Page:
Monitoring channel rearrangement in real time
The Na channel conductance responsible for the upstroke of the action potential does not completely inactivate and a late sodium ion current (late INa) continues during the later phases of the action potential. Late INa contributes significantly to modulation of action potential morphology and accounts for at least half of the intracellular Na loading in the myocyte. Conditions in which late INa is enhanced (heart failure, hypertension, long QT syndrome) are characterized by mechanical dysfunction and arrhythmias. Cellular Ca overload occurs due to the extrusion of the extra Na via the reverse mode of the Na/Ca exchanger (NCX) or/and decreased Ca extrusion through NCX during its forward mode. Ca overload leads to increased actin/myosin filament interaction, which, during diastole increases left ventricular diastolic stiffness and results in a failure to relax normally, contributing to diastolic dysfunction. Thus, our working hypothesis is that late INa is a significant contributor to diastolic dysfunction which can result in signs and symptoms of heart failure (heart failure with preserved ejection fraction, HFpEF) and therefore an important potential therapeutic target. In order to test our hypothesis, we are determining the effects of potent, novel, specific, and selective inhibitors of late INa on diastolic function in vivo and in vitro. The experimental approach involves echocardiography measurements, pressure-volume loop analysis, whole cell patch clamp recordings, sarcomere shortening and intracellular Na/Ca measurements.
We are investigating the biophysical properties of viroporins, which are virally-encoded ion channels required for the life cycle of many viruses. Using whole cell expression systems and mutagenesis, we are characterizing the ion currents and sequence requirements of multiple viroporins including those from hepatitis C, influenza A, HIV-1, bovine viral diarrhea virus, and others.
Via in-house medicinal chemistry efforts and collaborators, we are also testing novel compounds for their ability to block viroporin activity. We expect that our electrophysiology-based approach will identify new mechanisms by which viroporins enhance viral life cycles, while also identifying leads for novel drugs to treat viral diseases with major impacts on human health.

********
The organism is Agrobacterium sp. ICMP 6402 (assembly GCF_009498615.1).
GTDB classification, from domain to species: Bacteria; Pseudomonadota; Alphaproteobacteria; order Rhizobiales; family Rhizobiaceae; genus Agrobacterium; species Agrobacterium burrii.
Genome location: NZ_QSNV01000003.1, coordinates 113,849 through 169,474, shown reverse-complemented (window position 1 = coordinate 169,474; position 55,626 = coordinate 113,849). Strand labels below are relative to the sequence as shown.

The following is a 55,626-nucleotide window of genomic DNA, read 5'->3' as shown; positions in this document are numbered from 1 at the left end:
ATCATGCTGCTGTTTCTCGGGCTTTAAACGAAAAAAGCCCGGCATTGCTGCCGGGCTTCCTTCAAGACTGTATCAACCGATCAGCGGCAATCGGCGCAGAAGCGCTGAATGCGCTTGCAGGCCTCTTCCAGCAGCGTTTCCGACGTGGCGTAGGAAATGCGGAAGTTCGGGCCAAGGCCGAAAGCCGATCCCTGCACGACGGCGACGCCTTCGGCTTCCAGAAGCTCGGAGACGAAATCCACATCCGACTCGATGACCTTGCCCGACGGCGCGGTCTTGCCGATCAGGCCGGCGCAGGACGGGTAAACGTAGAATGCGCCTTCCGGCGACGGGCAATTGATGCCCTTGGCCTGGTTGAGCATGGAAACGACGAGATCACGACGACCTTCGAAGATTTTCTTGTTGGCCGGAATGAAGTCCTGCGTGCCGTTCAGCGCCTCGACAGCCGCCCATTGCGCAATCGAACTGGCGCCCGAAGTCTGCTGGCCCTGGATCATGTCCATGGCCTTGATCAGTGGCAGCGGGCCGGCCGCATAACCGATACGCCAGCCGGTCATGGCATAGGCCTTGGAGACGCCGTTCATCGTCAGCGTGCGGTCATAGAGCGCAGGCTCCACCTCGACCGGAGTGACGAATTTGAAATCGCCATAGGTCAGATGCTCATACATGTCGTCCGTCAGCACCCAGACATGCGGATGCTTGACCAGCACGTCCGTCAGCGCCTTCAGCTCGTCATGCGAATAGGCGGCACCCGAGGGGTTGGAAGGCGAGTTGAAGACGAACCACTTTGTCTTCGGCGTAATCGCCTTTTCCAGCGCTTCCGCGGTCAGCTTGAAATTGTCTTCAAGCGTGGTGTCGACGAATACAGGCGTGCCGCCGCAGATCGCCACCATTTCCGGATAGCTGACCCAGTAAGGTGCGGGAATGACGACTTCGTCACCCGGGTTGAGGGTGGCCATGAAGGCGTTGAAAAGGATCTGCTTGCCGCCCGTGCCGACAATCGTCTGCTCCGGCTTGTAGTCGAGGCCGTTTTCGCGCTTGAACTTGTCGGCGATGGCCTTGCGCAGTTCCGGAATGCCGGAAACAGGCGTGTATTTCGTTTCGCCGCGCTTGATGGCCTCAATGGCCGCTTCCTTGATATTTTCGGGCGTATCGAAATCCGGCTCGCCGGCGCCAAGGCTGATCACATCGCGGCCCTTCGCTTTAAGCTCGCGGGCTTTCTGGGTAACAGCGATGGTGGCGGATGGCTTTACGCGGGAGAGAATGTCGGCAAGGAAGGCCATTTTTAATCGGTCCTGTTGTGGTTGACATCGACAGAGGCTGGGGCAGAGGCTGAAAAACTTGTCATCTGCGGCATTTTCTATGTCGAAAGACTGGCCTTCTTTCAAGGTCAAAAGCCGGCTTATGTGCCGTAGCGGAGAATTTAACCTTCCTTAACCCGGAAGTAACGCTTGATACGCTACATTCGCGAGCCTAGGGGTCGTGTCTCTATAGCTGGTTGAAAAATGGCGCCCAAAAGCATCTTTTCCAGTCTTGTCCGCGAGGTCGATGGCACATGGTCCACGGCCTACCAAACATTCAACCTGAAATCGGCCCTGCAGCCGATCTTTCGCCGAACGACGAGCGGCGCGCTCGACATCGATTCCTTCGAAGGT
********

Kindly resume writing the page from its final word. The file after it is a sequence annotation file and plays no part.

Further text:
Our laboratory was the first to demonstrate the involvement of retrograde, microtubule-tracking dynein motor in the trafficking of a cardiac potassium channel, Kv1.5 (Choi, et al., 2005). Block of dynein function by overexpression of a dynactin subunit causes a dramatic increase in the surface expression of that channel. This is because delivery of the channel to the plasma membrane is not severely impeded but internalization from that locale is dramatically reduced. We have since implicated the dynein motor protein in the trafficking of several other potassium channels (Loewen, et al., 2009) and shown that Kinesin I is essential to the delivery of newly synthesized Kv1.5 to the cell surface (Zadeh, at al., 2009).
We have done a great deal of work delineating the compartments through which potassium channels are carried through the cell, studying the involvement of various Rab GTPases in the processes. These Rab GTPases regulate the trafficking of membrane proteins and, individually, define the various compartments through which a membrane protein may be carried. Using electrophysiological, molecular and confocal imaging techniques, we found that, upon internalization, that surface-expressed Kv1.5 is endocytosed in a Rab5-dependent manner and that a substantial fraction of the channel recycles rapidly to the plasma membrane in a Rab4-dependent process. Another fraction associates with Rab7 and traffics to the lysosome, but only a very small fraction of the channels recycles through the slower, Rabb11-dependent pathway.. (Zadeh, et al, 2008; Steele, et al., 2007).
Recently, our laboratory developed the first successful methods for the transfection of adult cardiac myocytes that did not involve dedifferentiation of myocytes. Cardiomyocytes transfected by our methods retain their normal, rod-shaped, striated morphology as well as normal ionic current profiles. We have used our newly developed methods to investigate the roles of Rab GTPases and Sar1 in the trafficking of a cardiac potassium channel in its natural environment (Wang, et al., 2012). Studying endogenous Kv4.2 in this case, we found that, in the myocytes, many of the same Rab GTPases were involved in Kv4.2 trafficking as were involved in that of Kv1.5 in HEK293 cells and myoblasts. Also in the myocytes, we defined, for the first time, two of the important players in forward trafficking of a cardiac ion channel. Two GTPases, Rab 1 and Sar1, which are involved in carrying membrane proteins from the endoplasmic reticulum were found to be necessary for delivery of Kv4.2 to the plasma membrane. This was in contrast to previous reports in other cell types, where Kv4.2 trafficking has been shown to be independent of Sar1.
In collaboration with Stephane Hatem, we have also used transfected adult cardiomyocytes to in studies showing that cholesterol depletion from the plasma membrane causes a dramatic increase in Kv1.5 trafficking to the cell surface (Balse, et al., 2009). We showed this trafficking to require functional Rab11 GTPase but to be independent of new Kv1.5 synthesis.